GEC chairman's takeover comments prompt ire from Siemens and Philips

February 3, 1999

London newspaper says Picker’s parent may be eyeing either companyThe chairman of Picker International parent General Electric Company stirred up a hornet's nest last month when he commented to a London newspaper that GEC could be eyeing the

London newspaper says Picker’s parent may be eyeing either company

The chairman of Picker International parent General Electric Company stirred up a hornet's nest last month when he commented to a London newspaper that GEC could be eyeing the medical electronics businesses of Siemens or Philips as takeover candidates. Representatives from both European vendors dismissed the remark out of hand, while GEC itself later said that the possibility of an acquisition was "speculation."

The comments were made in an interview with GEC chief executive George Simpson that was published in the Jan. 24 edition of The Observer. In the article, the newspaper quoted Simpson as saying that GEC is considering using the profits from the sale of its defense business to acquire the medical electronics operations of either Philips Electronics NV or Siemens AG. The newspaper also said that while Picker is at the core of GEC's operations now that the U.K. company has exited the defense industry, analysts believe that Picker could be sold off if it doesn't grow fast enough, such as through a Philips or Siemens acquisition.

The catalyst for the controversy was GEC's decision to sell its Marconi Electronics Systems defense subsidiary to British Aerospace for about $13 billion. The deal will form two new companies: New British Aerospace, now worth more than $20 billion, and a pared-down GEC, with assets of approximately $18 billion. Picker makes up about 25% of the new GEC, according to Rob Spademan, spokesperson for the Cleveland company.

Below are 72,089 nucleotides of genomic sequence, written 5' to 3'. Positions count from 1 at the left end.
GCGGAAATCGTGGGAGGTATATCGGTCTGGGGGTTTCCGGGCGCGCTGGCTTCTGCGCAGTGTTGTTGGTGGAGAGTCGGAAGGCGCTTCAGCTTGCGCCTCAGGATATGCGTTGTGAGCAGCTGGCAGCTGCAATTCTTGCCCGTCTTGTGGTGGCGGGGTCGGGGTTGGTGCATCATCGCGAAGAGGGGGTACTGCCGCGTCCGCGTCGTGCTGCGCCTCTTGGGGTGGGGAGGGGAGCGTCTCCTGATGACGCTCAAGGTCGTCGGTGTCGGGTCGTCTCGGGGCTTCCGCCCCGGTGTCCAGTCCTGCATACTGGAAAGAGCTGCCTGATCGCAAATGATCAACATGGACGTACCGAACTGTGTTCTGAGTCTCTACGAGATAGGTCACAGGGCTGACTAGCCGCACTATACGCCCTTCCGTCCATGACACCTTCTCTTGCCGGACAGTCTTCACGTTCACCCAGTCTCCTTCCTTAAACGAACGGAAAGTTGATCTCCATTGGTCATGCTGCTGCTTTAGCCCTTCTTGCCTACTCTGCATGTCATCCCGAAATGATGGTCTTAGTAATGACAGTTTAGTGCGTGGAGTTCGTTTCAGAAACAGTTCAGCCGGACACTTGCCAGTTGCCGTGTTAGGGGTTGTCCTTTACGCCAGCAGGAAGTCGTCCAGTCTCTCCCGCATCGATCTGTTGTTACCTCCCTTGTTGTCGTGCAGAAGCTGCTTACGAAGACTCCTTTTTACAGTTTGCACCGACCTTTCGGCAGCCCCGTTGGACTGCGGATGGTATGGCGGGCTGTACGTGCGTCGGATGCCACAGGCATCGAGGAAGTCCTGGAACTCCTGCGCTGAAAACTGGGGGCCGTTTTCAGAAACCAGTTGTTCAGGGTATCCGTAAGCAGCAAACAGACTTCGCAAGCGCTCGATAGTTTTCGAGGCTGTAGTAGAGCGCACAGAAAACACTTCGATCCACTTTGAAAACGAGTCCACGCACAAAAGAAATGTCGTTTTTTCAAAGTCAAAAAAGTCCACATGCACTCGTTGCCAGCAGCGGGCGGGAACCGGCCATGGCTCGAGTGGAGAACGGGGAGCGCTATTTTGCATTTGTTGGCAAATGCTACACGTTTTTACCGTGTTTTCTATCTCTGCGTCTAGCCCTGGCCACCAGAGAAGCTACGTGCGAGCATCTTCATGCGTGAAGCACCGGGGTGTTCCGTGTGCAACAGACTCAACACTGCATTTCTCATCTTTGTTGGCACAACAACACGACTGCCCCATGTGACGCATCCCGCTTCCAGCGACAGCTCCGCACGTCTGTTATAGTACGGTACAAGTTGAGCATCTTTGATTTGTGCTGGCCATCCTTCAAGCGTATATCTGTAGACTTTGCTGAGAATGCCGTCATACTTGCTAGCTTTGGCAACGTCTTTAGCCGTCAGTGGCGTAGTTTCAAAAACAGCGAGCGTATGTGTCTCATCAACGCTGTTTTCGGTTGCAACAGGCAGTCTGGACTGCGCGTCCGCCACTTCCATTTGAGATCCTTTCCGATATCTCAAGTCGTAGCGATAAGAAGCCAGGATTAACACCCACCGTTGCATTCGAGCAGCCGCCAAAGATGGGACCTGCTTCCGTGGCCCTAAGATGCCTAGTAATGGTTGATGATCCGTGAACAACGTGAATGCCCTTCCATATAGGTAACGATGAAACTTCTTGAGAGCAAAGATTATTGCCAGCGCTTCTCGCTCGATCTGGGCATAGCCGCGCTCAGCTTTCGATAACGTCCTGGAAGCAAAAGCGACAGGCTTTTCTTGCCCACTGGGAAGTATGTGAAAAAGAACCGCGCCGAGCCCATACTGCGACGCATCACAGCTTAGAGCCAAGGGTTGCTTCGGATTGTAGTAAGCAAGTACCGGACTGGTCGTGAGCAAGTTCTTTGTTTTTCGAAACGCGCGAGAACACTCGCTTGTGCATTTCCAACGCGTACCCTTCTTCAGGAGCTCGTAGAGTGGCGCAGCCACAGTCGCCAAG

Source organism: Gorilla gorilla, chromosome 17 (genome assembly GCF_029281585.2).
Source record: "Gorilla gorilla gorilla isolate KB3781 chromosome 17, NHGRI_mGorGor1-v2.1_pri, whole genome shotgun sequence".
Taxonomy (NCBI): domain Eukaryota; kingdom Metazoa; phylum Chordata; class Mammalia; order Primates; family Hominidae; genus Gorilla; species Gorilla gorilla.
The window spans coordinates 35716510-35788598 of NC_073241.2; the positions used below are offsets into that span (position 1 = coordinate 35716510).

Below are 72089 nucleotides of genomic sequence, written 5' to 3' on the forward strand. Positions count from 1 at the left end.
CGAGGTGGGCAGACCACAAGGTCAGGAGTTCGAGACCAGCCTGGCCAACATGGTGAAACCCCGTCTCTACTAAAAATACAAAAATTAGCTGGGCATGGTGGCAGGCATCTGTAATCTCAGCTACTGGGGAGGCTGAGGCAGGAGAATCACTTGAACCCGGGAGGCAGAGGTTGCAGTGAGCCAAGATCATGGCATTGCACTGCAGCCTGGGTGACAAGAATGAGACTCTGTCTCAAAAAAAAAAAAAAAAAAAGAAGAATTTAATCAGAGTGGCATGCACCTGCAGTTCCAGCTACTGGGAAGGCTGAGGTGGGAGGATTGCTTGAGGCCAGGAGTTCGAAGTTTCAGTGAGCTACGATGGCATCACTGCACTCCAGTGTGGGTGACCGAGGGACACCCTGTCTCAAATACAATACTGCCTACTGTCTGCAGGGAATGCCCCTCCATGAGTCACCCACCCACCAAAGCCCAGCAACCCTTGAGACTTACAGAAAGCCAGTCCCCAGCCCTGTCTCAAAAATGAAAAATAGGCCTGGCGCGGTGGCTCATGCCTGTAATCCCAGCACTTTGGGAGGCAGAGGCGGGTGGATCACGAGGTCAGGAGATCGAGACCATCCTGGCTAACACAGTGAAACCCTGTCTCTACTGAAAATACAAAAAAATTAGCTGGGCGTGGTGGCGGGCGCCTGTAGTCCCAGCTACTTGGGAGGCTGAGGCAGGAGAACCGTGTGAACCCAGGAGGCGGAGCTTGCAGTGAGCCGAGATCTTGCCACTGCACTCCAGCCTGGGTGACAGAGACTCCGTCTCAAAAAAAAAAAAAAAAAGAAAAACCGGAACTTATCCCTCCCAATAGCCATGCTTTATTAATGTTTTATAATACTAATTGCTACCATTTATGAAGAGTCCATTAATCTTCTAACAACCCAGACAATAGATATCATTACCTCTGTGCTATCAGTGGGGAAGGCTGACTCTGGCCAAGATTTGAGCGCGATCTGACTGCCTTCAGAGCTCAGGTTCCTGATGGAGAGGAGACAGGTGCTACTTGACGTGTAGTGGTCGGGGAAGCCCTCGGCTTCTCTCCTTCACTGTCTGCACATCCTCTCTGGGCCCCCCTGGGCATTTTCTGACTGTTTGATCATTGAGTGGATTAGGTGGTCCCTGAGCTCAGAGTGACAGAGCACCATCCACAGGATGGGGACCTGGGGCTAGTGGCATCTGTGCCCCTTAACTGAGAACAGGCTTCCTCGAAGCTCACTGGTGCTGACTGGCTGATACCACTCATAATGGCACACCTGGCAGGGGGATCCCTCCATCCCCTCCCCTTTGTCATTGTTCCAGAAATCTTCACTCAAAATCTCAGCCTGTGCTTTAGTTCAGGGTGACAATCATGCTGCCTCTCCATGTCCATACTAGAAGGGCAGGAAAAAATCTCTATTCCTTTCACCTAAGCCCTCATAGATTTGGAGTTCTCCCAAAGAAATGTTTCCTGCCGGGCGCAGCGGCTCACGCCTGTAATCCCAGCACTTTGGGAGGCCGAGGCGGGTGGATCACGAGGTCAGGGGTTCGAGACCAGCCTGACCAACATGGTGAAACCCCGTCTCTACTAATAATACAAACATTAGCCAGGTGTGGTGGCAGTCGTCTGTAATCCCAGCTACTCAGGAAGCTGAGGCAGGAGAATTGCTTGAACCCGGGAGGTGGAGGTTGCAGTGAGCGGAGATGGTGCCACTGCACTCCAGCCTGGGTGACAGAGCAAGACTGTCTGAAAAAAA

The deal will line GEC's pockets with as much as $4.5 billion in cash, which GEC said it is committed to using to bolster its communications and technology concerns, such as Picker. Indeed, since the Marconi divestiture was announced, the European press has been speculating as to how GEC would put the money to work.

The Observer article stated that if a Philips or Siemens deal did occur, either business could be merged with Picker's operations. Should the rumors prove true, it wouldn't be the first time that Picker has pondered a deal of this magnitude. Picker and Philips were close to merging in 1987, but the proposal later fell apart due to the financial impact of falling exchange rates for the U.S. dollar (SCAN 2/17/88). The valuations of both companies were affected, making the merger less attractive.

Between Siemens and Philips, a Philips combination would probably make the most sense because of the compatibility of product lines. Picker and Philips are respectable players in the MRI, CT, and x-ray markets, but their market shares usually lag behind those of the leaders, GE and Siemens. Merging operations would put these businesses on an even footing with the U.S. and German multimodality giants.